Home > Sound > 24Bit Media Players > Sonos Set To Get Battered As Competitors Go After Them

Sonos who were a no show at IFA 2018 in Berlin, are facing a serious threat of losing market share in Australia, with both mass and specialist retailers telling ChannelNews that the arrival of Bose and Harman Kardon with their new Citation range of networked audio problems will create problems for the US sound Company.

This is on top of the threat the Company faces from Amazon with their Echo speakers Google as well as Apple who are set to expand their sound offering up against Sonos.

In the specialist audio and home installation channel dealers believe that the “saving grace” for Sonos at this stage is the seamless integration of the Sonos offering into control systems such as Control 4 however this is set to be “short lived” as Bose looks to expqand their relationship with both integrators and the specialist channel.  

At a mass dealer level retailers such as JB Hi Fi, David Jones, Best Buy in the USA and Curry’s in the UK, are set to range both the new Bose and Harman Kardon range networked speakers, with one Australian retailer claiming that the specs of the new Bose and Harman Kardon devices which come with voice activation built in as well as 24bit lossless audio output are going to make it easy to sell up against the proprietary Sonos offering.

This week Sonos launched another direct sell offer up against their retail channel, this time they are offering their new Beam soundbar and two Sonos Play One of $999 but only if you buy direct a move which several retailers have said is the reason that they will reccomend alternate products to what Sonos is offering.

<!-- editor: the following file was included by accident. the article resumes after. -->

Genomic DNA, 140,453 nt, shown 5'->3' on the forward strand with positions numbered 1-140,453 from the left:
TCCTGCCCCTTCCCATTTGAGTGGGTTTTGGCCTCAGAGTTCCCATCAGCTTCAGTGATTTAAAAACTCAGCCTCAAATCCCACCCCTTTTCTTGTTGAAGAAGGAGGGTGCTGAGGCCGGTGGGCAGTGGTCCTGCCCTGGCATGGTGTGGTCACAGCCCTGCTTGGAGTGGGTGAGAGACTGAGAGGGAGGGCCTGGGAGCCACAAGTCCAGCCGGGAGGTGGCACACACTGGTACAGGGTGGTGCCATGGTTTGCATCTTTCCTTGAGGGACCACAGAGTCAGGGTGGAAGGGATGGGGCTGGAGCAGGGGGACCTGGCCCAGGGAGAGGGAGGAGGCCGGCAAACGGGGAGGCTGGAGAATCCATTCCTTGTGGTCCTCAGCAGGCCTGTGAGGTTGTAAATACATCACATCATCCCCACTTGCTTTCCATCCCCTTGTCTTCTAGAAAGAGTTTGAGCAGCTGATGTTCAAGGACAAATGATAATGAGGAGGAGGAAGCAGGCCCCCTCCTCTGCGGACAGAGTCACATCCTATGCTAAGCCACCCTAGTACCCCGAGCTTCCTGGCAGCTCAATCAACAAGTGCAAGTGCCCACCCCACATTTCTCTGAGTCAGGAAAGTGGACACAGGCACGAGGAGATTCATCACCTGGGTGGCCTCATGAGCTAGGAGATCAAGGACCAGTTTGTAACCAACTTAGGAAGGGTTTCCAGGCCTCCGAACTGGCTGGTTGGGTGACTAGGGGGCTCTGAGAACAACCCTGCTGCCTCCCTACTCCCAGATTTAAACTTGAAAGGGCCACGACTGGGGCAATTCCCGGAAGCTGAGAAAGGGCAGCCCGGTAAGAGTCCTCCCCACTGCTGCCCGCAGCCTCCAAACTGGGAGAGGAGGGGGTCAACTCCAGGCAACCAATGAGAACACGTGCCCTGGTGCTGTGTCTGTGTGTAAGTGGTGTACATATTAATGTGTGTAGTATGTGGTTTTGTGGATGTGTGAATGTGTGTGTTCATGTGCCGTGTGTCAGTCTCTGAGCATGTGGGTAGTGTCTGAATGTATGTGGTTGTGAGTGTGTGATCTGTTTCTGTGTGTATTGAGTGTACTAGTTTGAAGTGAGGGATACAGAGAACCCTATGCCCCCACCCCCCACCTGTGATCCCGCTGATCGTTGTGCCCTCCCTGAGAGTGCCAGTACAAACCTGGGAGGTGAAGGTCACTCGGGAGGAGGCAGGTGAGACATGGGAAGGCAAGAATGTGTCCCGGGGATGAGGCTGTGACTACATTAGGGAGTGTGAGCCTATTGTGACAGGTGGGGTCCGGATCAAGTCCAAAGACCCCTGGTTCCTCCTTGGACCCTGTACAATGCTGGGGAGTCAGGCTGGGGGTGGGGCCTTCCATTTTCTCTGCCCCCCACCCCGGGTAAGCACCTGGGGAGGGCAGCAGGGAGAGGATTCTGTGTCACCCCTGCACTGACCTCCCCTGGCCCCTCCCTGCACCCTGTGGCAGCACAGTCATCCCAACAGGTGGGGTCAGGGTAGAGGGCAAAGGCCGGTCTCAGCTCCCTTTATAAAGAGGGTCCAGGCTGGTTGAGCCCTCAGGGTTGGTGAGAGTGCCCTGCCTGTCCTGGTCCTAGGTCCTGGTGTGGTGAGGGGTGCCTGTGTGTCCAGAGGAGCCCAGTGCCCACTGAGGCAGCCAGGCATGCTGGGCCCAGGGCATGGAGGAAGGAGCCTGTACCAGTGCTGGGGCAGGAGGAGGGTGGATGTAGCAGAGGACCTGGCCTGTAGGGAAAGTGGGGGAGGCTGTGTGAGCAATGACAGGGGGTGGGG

Next month the US sound Company who has not made a profit despite having the global networked audio market to themselves for several years is set to announce their first results since the Company was IPO listed.

Up until now and without any competition 38% of Sonos customers bought multiple products in 2017. About 61 % of the company’s customers own more than one Sonos product.

The Sonos ecosystem model, coupled with a platform-agnostic approach, could allow the company to sell more speakers claim analysts who are now convinced that the arrival of Bose and the impact of a well-known brand such as Harman Kardon now owned by Samsung will “crimp” Sonos sales particularly in the US and European markets in the last quarter of 2018 and into 2019.

Despite no competition in the networked audio market, the company’s revenue growth trends have been tepid of late claims Trefis.

They claim that over the last two years, Sonos’ revenues have grown by less than 9% annually, and the company has also yet to reach profitability.

This is even though the company has been regularly releasing new products.
Moreover, the upgrade cycles for the company’s products are likely to be very long, as speakers are expensive (as much as $900 for soundbars) and typically last for several years.

This means that sales are likely to be one-time in nature once a customer builds a full setup, without recurring revenue in the form of other services.

Moreover, competition in the speaker market is also likely to heat up, with Amazon, Alphabet and Apple pushing their respective Echo, Google Home and HomePod speakers.

While Sonos speakers already play well with technologies from these companies, they could offer deeper integration with their other products and services, thereby hurting Sonos’ market share.

Moreover, Internet giants have thicker margins from their Services businesses, allowing them to subsidize hardware sales to lock customers into their ecosystems. This is something Sonos may not be able to do considering its hardware-oriented business model.

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